Meet the Venue: London Marathon
We wanted our Meet the Venue blog series to give you the chance to have a peek behind the curtain at some of the UK’s biggest and most prestigious venues. The opportunities to work at sites such as the Royal Opera House in London and Elstree Studios in Hertfordshire are not ones that we take for granted. But while we usually focus on these more traditional venues, this month, we wanted to offer something a little more abstract in line with one of the UK’s upcoming global sporting events:
Welcome to our next venue:
Name: London Marathon
Age: 38 years old
Location: London, United Kingdom
Size: 26.2 miles
The idea of the London Marathon came about in a pub during a conversation between two friends, as many great ideas do. These two friends were former Olympic athletes Chris Brasher and John Disley. In 1978, both, middle-aged, were running at club level for merely the enjoyment of the sport. Other club members had attended the New York Marathon that year, and this had been the topic of conversation in the pub on a particular evening. There were discussions of how different it was to the then countryside-based UK marathons which had few participants and even fewer spectators. The New York Marathon had a buzzing atmosphere and enthused spectators who were as keen for the runners to finish as the runners were themselves. Intrigued by this alien notion, the former Olympic pair set off for the States in 1979 and took part in that year’s event.
An experience that words struggle to describe. The pair saw first hand how special an event of this size and scale could be and saw the potential in hosting a similar event in London. Having written an article for The Observer upon his return, Brasher had ended the piece by pondering the possibility of hosting an event in London. This inspired a meeting between Brasher and Disley, then Editor of The Observer and various authorities such as the Greater London Council, the police, the London Tourist Board and the Amateur Athletics Association. A track design was drawn up, budgets were arranged, and in March of 1981, the first London Marathon was run. The debut year saw roughly 20,000 people apply to enter with 7,747 competing in the event. It also saw Joyce Smith breaking the British women’s marathon record, a suitably special occasion for the first of many marathons.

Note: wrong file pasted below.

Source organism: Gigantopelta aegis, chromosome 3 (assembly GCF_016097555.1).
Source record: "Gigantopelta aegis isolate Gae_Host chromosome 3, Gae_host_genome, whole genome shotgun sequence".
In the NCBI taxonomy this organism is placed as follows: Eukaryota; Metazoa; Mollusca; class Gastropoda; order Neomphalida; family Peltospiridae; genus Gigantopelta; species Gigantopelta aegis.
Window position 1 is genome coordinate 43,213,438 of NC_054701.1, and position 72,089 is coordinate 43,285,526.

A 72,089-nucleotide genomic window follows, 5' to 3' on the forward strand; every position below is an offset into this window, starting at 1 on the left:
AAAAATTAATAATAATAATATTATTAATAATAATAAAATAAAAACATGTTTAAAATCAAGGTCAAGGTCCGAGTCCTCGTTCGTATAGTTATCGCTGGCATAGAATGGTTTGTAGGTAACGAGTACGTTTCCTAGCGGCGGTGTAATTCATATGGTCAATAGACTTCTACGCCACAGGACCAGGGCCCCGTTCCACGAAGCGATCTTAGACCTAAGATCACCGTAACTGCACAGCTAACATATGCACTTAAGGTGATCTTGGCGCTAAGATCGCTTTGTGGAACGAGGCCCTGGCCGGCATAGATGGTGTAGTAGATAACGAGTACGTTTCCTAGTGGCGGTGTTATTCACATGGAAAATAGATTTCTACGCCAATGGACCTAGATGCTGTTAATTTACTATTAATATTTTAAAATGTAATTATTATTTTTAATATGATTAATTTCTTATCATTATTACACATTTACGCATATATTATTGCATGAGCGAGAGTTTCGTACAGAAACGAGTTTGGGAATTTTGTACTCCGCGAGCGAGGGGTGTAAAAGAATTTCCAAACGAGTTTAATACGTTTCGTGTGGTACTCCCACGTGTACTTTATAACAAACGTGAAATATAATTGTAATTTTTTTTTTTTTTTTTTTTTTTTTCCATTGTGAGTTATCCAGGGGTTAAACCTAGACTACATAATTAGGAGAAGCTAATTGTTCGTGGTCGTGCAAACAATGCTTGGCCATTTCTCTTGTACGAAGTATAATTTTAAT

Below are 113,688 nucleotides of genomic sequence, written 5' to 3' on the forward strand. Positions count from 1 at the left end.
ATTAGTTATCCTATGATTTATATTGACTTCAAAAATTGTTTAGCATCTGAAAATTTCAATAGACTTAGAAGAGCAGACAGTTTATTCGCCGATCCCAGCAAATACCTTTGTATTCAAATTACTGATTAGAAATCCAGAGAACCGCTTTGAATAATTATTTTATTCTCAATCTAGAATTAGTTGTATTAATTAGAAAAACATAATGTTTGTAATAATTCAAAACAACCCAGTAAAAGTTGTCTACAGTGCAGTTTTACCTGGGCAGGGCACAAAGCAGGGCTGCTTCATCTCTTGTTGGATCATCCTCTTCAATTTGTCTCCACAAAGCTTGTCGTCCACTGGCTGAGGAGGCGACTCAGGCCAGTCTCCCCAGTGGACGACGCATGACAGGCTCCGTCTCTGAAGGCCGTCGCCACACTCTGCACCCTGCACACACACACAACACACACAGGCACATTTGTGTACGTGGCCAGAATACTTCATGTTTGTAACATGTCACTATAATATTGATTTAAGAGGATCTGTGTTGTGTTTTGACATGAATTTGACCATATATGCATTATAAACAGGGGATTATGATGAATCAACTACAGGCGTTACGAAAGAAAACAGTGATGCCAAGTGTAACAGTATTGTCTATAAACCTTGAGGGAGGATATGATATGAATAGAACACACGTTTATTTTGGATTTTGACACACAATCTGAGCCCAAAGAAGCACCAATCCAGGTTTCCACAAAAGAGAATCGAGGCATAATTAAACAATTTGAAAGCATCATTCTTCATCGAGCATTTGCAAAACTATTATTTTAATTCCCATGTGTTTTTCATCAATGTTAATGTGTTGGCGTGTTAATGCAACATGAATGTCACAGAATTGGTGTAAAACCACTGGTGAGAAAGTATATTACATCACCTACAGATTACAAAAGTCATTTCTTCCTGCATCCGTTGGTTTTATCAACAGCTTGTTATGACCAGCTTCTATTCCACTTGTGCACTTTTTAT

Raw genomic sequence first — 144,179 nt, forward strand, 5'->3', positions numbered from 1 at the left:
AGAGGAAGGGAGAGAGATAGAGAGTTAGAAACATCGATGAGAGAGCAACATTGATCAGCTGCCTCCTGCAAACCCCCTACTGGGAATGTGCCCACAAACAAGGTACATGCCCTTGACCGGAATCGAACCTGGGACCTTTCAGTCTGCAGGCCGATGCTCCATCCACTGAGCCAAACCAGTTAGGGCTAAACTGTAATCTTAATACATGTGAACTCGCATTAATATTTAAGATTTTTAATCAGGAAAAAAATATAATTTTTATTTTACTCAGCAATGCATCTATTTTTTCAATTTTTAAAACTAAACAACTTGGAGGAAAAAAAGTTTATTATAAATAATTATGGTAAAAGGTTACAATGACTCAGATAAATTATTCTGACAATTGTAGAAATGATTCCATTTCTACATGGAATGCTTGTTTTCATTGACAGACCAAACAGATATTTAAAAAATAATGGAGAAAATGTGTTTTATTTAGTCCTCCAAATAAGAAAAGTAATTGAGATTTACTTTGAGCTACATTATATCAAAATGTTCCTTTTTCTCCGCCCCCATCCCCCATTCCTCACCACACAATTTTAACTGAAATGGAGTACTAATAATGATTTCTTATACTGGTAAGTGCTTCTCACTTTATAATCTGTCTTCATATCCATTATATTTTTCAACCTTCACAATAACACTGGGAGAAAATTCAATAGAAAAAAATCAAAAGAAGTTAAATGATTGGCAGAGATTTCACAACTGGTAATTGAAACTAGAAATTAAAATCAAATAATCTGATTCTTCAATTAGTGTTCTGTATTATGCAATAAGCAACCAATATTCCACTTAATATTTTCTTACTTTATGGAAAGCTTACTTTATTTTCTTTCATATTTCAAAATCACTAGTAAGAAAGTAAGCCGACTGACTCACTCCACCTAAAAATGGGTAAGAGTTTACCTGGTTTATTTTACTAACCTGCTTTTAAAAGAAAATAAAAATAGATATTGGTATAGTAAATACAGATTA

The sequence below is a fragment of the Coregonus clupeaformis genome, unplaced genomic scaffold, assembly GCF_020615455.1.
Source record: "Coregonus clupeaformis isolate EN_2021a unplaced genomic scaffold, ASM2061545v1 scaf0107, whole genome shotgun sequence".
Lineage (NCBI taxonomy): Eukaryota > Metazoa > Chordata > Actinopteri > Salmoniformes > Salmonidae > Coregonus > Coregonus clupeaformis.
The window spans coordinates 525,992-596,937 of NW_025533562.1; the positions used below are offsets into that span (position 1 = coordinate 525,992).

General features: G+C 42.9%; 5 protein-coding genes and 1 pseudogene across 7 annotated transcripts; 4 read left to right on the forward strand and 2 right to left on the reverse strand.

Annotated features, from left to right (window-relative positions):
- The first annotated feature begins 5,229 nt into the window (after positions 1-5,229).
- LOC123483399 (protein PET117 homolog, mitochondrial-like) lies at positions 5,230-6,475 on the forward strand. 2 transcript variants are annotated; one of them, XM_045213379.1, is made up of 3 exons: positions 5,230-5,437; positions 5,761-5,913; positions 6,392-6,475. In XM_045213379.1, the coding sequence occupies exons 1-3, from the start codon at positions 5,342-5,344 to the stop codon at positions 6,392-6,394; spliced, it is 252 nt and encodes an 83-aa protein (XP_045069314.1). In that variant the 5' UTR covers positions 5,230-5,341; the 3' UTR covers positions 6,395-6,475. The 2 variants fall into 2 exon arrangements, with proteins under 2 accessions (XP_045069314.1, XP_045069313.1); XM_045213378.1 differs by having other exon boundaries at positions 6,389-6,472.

Since its conception, the marathon has seen over 1 million participants cross the finish line with millions more watching, either cheering from the sidelines or tuning in to watch and listen on the TV or radio.
Gallowglass at the London Marathon
The number of organisations that are involved in the London marathon is staggering and at Gallowglass, we are proud to say that we also play our part to support our clients in their role during this iconic event. Over the years, we have crewed for businesses such as Live Trakway, WRG and Better Green Ltd to name just a few.
Often, the most important part of the process for our crewmen is handing back the streets to the people of the city as quickly as possible after the race has finished. This involves almost 200 crew members to assist with setup, the race itself and taking down the event after it has finished; including removing the 21,000 barriers it takes to line the route. Crewing at the London Marathon always brings something new and different and our team never have two days the same. Not only do they get to experience being part of one of the sporting calendar’s most prestigious events but they also come into close contact with some of the globe’s most prominent athletes, a rare opportunity only afforded by working at Gallowglass.
Being involved in this event is a unique opportunity as although it is a temporary venue, it is also a globally recognised event that continuously raises substantial amounts of money for countless good causes. If you are interested in getting involved in iconic events such as the London Marathon and are looking for event crew jobs in London, why not inquire about a career here at Gallowglass today?